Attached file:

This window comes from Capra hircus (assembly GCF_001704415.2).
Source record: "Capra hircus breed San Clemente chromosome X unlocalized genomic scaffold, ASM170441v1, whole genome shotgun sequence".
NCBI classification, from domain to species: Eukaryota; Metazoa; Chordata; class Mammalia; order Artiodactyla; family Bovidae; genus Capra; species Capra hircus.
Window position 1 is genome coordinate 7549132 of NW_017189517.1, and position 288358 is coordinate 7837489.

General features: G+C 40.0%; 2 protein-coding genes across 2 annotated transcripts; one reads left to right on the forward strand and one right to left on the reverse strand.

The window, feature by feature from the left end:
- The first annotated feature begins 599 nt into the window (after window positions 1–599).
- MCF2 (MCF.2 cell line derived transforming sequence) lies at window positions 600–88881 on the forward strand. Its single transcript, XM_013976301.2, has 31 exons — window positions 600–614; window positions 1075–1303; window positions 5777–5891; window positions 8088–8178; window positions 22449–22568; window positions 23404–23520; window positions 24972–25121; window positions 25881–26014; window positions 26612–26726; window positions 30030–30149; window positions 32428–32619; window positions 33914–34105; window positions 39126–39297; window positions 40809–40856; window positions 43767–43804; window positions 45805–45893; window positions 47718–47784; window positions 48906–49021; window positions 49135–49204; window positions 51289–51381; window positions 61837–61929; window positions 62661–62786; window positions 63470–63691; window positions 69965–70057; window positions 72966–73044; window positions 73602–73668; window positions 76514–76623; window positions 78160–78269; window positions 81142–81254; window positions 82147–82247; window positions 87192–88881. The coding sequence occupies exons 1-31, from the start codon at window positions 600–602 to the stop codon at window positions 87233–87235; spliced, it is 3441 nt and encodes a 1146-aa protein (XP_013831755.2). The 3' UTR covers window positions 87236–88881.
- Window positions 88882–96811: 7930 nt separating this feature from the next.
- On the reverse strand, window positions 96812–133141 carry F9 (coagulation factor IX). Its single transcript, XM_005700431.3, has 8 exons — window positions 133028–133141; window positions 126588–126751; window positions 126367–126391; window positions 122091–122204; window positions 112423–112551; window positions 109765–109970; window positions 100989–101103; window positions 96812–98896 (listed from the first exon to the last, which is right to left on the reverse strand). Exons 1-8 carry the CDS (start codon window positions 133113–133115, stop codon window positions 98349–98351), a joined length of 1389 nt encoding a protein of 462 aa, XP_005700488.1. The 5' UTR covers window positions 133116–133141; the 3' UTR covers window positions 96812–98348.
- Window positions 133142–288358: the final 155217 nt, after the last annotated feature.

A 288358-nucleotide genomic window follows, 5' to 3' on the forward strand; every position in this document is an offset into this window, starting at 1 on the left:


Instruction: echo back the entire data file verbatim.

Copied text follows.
This window comes from Capra hircus (assembly GCF_001704415.2).
Source record: "Capra hircus breed San Clemente chromosome X unlocalized genomic scaffold, ASM170441v1, whole genome shotgun sequence".
NCBI classification, from domain to species: Eukaryota; Metazoa; Chordata; class Mammalia; order Artiodactyla; family Bovidae; genus Capra; species Capra hircus.
Window position 1 is genome coordinate 7549132 of NW_017189517.1, and position 288358 is coordinate 7837489.

General features: G+C 40.0%; 2 protein-coding genes across 2 annotated transcripts; one reads left to right on the forward strand and one right to left on the reverse strand.

The window, feature by feature from the left end:
- The first annotated feature begins 599 nt into the window (after window positions 1–599).
- MCF2 (MCF.2 cell line derived transforming sequence) lies at window positions 600–88881 on the forward strand. Its single transcript, XM_013976301.2, has 31 exons — window positions 600–614; window positions 1075–1303; window positions 5777–5891; window positions 8088–8178; window positions 22449–22568; window positions 23404–23520; window positions 24972–25121; window positions 25881–26014; window positions 26612–26726; window positions 30030–30149; window positions 32428–32619; window positions 33914–34105; window positions 39126–39297; window positions 40809–40856; window positions 43767–43804; window positions 45805–45893; window positions 47718–47784; window positions 48906–49021; window positions 49135–49204; window positions 51289–51381; window positions 61837–61929; window positions 62661–62786; window positions 63470–63691; window positions 69965–70057; window positions 72966–73044; window positions 73602–73668; window positions 76514–76623; window positions 78160–78269; window positions 81142–81254; window positions 82147–82247; window positions 87192–88881. The coding sequence occupies exons 1-31, from the start codon at window positions 600–602 to the stop codon at window positions 87233–87235; spliced, it is 3441 nt and encodes a 1146-aa protein (XP_013831755.2). The 3' UTR covers window positions 87236–88881.
- Window positions 88882–96811: 7930 nt separating this feature from the next.
- On the reverse strand, window positions 96812–133141 carry F9 (coagulation factor IX). Its single transcript, XM_005700431.3, has 8 exons — window positions 133028–133141; window positions 126588–126751; window positions 126367–126391; window positions 122091–122204; window positions 112423–112551; window positions 109765–109970; window positions 100989–101103; window positions 96812–98896 (listed from the first exon to the last, which is right to left on the reverse strand). Exons 1-8 carry the CDS (start codon window positions 133113–133115, stop codon window positions 98349–98351), a joined length of 1389 nt encoding a protein of 462 aa, XP_005700488.1. The 5' UTR covers window positions 133116–133141; the 3' UTR covers window positions 96812–98348.
- Window positions 133142–288358: the final 155217 nt, after the last annotated feature.

A 288358-nucleotide genomic window follows, 5' to 3' on the forward strand; every position in this document is an offset into this window, starting at 1 on the left: